For Businesses and Employees

The Coronavirus Job Retention Scheme will close on 31 October 2020.

From 1 July, employers can bring furloughed employees back to work for any amount of time and any shift pattern, while still being able to claim CJRS grant for the hours not worked.

From 1 August 2020, the level of grant will be reduced each month.To be eligible for the grant employers must pay furloughed employees 80% of their wages, up to a cap of £2,500 per month for the time they are being furloughed.

The timetable for changes to the scheme is set out below. Wage caps are proportional to the hours an employee is furloughed. For example, an employee is entitled to 60% of the £2,500 cap if they are placed on furlough for 60% of their usual hours:

  • There are no changes to grant levels in June.
  • For June and July, the government will pay 80% of wages up to a cap of £2,500 for the hours the employee is on furlough, as well as employer National Insurance Contributions (ER NICS) and pension contributions for the hours the employee is on furlough. Employers will have to pay employees for the hours they work.
  • For August, the government will pay 80% of wages up to a cap of £2,500 for the hours an employee is on furlough and employers will pay ER NICs and pension contributions for the hours the employee is on furlough.
  • For September, the government will pay 70% of wages up to a cap of £2,187.50 for the hours the employee is on furlough. Employers will pay ER NICs and pension contributions and top up employees’ wages to ensure they receive 80% of their wages up to a cap of £2,500, for time they are furloughed.
  • For October, the government will pay 60% of wages up to a cap of £1,875 for the hours the employee is on furlough. Employers will pay ER NICs and pension contributions and top up employees’ wages to ensure they receive 80% of their wages up to a cap of £2,500, for time they are furloughed.

Check if you can claim a grant through the Self-Employment Income Support Scheme

The scheme currently allows you to claim a taxable grant worth 80% of your average monthly trading profits, paid out in a single instalment covering 3 months’ worth of profits, and capped at £7,500 in total.

If you’re eligible and your business has been adversely affected you must make your claim for the first grant on or before 13 July 2020.

This scheme is being extended. If you’re eligible for the second and final grant, and your business has been adversely affected on or after 14 July 2020 you’ll be able to make a claim in August 2020. You can claim for the second grant even if you did not make a claim for the first grant. Find out more about the extension to the scheme.

How the grant works

If you receive the grant you can continue to work, start a new trade or take on other employment including voluntary work, or duties as an armed forces reservist.

The grant does not need to be repaid but will be subject to Income Tax and self-employed National Insurance.

Information for individuals

The Gov UK Page for individuals can be found here,

If you think you are entitled to Statutory Sick Pay (SSP), please read the following information: You can get £94.25 per week Statutory Sick Pay (SSP) if you’re too ill to work. It’s paid by your employer for up to 28 weeks.

If you are self-isolating because of COVID-19: From 13 March, you can now claim SSP. This includes individuals who are caring for people self-isolating in the same household and therefore have been advised to do a household quarantine. To check your sick pay entitlement, you should talk to your employer, and visit https://www.gov.uk/statutory-sick-pay for more information.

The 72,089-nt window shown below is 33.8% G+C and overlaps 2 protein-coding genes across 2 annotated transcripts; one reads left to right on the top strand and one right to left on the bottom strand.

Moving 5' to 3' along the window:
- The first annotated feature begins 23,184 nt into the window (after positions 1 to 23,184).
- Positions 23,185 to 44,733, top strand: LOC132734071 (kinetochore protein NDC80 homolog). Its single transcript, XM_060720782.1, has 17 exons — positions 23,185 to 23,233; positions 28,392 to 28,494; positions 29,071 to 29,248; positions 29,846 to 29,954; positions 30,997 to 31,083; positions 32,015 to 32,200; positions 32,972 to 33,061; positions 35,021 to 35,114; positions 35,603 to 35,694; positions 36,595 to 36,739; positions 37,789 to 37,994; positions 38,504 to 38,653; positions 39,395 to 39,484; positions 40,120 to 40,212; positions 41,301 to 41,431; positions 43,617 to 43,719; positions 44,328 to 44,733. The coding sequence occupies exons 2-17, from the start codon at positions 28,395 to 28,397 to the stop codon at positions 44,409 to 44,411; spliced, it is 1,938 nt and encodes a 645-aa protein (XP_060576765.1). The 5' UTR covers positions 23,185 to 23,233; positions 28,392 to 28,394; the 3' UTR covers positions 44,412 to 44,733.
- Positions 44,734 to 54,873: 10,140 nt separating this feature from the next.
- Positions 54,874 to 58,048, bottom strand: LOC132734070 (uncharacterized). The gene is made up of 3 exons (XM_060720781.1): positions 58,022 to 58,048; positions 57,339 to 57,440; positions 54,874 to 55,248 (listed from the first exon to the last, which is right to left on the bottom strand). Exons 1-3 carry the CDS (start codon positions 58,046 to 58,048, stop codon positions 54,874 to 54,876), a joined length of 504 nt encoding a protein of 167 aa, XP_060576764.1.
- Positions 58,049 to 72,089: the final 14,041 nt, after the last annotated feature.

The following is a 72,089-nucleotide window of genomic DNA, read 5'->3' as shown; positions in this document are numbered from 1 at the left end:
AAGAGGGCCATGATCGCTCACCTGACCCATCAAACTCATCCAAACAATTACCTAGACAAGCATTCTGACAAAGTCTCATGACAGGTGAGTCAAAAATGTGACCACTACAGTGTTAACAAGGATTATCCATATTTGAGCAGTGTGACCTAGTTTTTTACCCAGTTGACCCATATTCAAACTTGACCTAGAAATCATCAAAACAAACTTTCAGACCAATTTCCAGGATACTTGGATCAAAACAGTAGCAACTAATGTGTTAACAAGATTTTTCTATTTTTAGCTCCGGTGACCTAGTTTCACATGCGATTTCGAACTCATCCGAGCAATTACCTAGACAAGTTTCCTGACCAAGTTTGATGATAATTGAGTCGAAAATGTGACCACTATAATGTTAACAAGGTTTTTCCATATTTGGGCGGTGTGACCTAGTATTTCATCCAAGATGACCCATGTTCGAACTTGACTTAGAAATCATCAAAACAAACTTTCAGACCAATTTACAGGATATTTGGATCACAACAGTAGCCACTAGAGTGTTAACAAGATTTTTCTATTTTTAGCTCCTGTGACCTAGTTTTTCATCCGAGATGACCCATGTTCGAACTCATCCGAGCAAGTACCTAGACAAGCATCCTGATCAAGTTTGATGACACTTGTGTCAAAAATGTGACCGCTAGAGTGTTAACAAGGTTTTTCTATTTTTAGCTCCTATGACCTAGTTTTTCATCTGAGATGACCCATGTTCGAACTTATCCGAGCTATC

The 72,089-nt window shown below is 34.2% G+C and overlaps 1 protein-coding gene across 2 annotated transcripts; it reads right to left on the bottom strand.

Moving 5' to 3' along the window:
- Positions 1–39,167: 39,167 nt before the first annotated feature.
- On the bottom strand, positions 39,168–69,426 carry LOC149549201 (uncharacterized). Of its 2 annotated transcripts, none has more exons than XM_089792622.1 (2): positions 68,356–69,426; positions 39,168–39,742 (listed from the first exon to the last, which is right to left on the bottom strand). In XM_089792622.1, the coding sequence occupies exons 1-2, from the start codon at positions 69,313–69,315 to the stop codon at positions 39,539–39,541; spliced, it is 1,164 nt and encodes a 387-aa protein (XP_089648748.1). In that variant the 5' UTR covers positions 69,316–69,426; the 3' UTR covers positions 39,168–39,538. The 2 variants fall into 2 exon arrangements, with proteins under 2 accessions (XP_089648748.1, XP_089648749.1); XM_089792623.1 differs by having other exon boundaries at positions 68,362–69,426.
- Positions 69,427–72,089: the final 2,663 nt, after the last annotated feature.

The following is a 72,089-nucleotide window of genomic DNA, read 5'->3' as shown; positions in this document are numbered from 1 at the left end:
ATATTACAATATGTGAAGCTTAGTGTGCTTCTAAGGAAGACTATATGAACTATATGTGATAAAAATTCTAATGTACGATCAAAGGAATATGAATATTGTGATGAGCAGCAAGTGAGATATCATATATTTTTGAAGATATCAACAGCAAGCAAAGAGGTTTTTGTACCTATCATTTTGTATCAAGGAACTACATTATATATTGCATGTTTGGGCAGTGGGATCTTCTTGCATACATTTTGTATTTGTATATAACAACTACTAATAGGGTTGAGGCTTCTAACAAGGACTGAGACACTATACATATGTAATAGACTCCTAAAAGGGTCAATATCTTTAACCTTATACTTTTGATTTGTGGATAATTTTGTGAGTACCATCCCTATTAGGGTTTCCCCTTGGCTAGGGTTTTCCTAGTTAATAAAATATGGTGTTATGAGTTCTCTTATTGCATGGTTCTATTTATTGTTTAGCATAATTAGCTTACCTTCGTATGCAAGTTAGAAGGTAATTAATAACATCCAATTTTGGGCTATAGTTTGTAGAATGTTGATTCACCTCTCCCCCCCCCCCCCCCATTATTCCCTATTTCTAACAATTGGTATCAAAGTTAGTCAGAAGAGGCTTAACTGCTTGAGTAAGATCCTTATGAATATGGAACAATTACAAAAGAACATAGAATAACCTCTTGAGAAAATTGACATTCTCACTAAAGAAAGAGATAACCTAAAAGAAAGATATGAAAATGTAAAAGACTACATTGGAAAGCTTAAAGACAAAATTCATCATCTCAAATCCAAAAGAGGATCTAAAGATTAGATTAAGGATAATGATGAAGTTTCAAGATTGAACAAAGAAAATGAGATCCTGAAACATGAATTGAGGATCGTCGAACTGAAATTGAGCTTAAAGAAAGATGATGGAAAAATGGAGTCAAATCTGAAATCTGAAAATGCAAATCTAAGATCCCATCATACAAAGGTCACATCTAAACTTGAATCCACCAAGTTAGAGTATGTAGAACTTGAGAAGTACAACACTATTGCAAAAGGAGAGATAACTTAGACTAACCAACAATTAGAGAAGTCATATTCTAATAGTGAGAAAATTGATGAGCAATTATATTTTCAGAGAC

When does SSP apply?

The government is legislating for SSP to be paid from day 1, rather than day 4, of your absence from workif you are absent from work due to sickness or need to self-isolate caused by COVID-19. Once the legislation has been passed, this will apply retrospectively from 13 March. You should talk to your employer if you are eligible for SSP and need to claim.

Do I need a sick note?

From Friday 20 March onwards, those who have COVID-19 or are advised to self-isolate will be able to obtain an “isolation note” by visiting NHS 111 online and completing an online form, rather than visiting a doctor. For COVID-19 cases this replaces the usual need to provide a “fit note” after seven days of sickness absence. Isolation notes will also be accepted by Jobcentre Plus as evidence of your inability to attend.

What if I am self-employed or not eligible for SSP?

If you are not eligible for SSP – for example if you are self-employed or earning below the Lower Earnings Limit of £118 per week – and you have COVID-19 or are advised to self-isolate, you can now more easily make a claim for Universal Credit (UC) or new style Employment and Support Allowance. For more information on how to claim, please visit https://www.gov.uk/universal-credit and https://www.gov.uk/guidance/new-style-employment-and-support-allowance.

What if I am self-employed and receiving Universal Credit?

If you are self-employed and receiving Universal Credit and you have COVID-19 or are advised to self-isolate, the requirements of the Minimum Income Floor will be temporarily relaxed. This change took effect on 13 March and will last for the duration of the outbreak, to ensure that self-employed UC claimants will receive support.

If you need to claim Universal Credit but have COVID-19 or are self-isolating, you will now be able to claim and to access advance payments upfront without needing to attend a Jobcentre Plus. Please visit https://www.gov.uk/universal-credit for more information.

If you need to claim Universal Credit but have COVID-19 or are self-isolating, you will now be able to claim and to access advance payments upfront without needing to attend a Jobcentre Plus. Please visit https://www.gov.uk/universal-credit for more information.

Updated 19th June